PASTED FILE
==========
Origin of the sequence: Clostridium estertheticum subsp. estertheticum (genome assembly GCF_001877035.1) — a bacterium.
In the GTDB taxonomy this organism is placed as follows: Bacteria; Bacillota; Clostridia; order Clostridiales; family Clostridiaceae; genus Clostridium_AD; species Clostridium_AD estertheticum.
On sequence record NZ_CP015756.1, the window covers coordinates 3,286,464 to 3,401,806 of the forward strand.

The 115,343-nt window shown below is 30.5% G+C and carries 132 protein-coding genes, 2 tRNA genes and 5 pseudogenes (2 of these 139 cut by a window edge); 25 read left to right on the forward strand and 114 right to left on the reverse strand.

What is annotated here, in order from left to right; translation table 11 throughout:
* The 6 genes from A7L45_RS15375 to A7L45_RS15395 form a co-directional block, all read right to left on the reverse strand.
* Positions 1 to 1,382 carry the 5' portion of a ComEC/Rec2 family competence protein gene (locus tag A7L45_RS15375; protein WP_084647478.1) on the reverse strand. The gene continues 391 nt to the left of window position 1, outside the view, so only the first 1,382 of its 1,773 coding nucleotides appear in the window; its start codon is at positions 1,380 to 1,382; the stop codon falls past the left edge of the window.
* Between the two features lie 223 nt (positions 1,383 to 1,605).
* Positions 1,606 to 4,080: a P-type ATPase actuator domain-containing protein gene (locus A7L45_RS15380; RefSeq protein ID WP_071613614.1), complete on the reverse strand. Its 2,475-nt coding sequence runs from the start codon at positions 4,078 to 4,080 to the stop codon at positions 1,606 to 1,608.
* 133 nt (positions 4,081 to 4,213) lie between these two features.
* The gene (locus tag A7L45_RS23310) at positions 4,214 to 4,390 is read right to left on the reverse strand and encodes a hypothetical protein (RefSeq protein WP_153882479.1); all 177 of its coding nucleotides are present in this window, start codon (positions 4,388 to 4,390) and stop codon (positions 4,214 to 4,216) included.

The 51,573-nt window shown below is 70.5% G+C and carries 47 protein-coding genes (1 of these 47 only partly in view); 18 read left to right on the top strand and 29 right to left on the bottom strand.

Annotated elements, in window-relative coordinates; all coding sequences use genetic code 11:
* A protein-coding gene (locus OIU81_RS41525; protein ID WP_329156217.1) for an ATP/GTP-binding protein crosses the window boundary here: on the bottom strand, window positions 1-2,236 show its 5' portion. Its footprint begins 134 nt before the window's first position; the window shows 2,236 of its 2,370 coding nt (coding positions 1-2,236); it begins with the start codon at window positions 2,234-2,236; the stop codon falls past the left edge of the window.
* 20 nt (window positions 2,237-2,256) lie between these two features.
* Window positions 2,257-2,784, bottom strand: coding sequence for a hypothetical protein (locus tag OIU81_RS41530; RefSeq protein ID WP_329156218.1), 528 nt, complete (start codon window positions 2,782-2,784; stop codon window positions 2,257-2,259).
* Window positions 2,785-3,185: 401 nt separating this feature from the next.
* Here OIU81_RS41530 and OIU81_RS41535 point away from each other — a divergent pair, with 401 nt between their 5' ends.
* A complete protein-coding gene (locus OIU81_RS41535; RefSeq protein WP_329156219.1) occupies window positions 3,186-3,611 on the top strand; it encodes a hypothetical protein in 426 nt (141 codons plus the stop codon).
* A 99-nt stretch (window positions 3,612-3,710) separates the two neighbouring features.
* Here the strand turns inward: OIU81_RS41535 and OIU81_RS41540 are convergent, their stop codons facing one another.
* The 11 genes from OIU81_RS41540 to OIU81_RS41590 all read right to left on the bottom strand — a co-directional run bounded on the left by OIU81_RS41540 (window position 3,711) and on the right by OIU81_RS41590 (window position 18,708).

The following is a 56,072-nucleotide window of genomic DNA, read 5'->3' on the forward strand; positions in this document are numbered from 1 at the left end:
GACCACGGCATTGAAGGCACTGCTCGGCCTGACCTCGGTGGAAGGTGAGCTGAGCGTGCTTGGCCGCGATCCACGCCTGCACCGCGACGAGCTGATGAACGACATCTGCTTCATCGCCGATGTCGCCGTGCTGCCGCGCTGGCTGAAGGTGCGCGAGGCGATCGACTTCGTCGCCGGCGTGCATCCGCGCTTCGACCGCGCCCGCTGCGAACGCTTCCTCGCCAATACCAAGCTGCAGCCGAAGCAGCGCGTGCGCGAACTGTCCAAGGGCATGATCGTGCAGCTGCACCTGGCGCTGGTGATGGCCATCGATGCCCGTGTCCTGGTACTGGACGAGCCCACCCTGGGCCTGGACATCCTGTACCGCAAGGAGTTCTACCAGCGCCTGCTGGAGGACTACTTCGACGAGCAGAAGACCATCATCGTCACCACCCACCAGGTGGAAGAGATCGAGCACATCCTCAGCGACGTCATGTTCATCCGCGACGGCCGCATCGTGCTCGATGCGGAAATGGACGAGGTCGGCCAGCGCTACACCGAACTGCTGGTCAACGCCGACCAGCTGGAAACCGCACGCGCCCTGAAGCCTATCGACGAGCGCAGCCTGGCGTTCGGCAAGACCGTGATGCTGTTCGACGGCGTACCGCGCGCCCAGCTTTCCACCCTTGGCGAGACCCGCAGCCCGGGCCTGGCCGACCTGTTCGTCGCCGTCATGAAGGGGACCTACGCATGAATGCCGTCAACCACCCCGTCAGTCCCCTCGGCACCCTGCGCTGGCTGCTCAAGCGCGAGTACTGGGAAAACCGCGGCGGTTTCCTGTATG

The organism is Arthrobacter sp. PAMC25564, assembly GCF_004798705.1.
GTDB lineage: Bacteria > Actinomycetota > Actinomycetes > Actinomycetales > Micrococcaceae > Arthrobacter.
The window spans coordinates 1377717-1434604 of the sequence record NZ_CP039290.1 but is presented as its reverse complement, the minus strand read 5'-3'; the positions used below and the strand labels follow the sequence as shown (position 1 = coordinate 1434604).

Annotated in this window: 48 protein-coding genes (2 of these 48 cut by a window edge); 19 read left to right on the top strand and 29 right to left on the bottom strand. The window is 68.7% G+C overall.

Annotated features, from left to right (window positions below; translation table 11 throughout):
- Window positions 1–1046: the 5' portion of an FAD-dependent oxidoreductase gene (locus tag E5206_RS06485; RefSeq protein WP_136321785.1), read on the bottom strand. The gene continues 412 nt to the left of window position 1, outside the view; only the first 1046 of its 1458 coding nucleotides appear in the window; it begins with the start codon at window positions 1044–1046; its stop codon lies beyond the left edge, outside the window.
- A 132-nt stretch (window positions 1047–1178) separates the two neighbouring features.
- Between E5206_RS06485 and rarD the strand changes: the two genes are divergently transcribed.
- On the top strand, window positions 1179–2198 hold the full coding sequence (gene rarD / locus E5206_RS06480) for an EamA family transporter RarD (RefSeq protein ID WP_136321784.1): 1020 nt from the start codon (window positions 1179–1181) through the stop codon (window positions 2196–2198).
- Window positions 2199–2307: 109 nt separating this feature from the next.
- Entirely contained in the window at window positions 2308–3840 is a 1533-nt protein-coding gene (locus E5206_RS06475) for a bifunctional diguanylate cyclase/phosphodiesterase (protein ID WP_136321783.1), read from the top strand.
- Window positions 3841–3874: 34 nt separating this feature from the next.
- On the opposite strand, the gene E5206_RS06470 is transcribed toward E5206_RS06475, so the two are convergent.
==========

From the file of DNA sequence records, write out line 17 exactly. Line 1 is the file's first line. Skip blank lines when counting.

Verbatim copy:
* Window positions 2,785-3,185: 401 nt separating this feature from the next.